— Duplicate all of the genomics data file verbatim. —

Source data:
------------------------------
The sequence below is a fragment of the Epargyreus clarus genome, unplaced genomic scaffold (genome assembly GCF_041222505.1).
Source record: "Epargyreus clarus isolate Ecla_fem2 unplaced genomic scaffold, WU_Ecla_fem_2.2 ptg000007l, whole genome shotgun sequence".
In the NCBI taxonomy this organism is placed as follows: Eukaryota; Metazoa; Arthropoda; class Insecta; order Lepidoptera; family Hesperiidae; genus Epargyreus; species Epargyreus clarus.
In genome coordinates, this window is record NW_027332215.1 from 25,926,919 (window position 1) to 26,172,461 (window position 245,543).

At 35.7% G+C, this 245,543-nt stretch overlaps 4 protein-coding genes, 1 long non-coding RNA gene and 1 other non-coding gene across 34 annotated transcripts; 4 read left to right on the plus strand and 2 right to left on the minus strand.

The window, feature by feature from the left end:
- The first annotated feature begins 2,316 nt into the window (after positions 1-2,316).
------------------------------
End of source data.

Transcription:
The sequence below is a fragment of the Epargyreus clarus genome, unplaced genomic scaffold (genome assembly GCF_041222505.1).
Source record: "Epargyreus clarus isolate Ecla_fem2 unplaced genomic scaffold, WU_Ecla_fem_2.2 ptg000007l, whole genome shotgun sequence".
In the NCBI taxonomy this organism is placed as follows: Eukaryota; Metazoa; Arthropoda; class Insecta; order Lepidoptera; family Hesperiidae; genus Epargyreus; species Epargyreus clarus.
In genome coordinates, this window is record NW_027332215.1 from 25,926,919 (window position 1) to 26,172,461 (window position 245,543).

At 35.7% G+C, this 245,543-nt stretch overlaps 4 protein-coding genes, 1 long non-coding RNA gene and 1 other non-coding gene across 34 annotated transcripts; 4 read left to right on the plus strand and 2 right to left on the minus strand.

The window, feature by feature from the left end:
- The first annotated feature begins 2,316 nt into the window (after positions 1-2,316).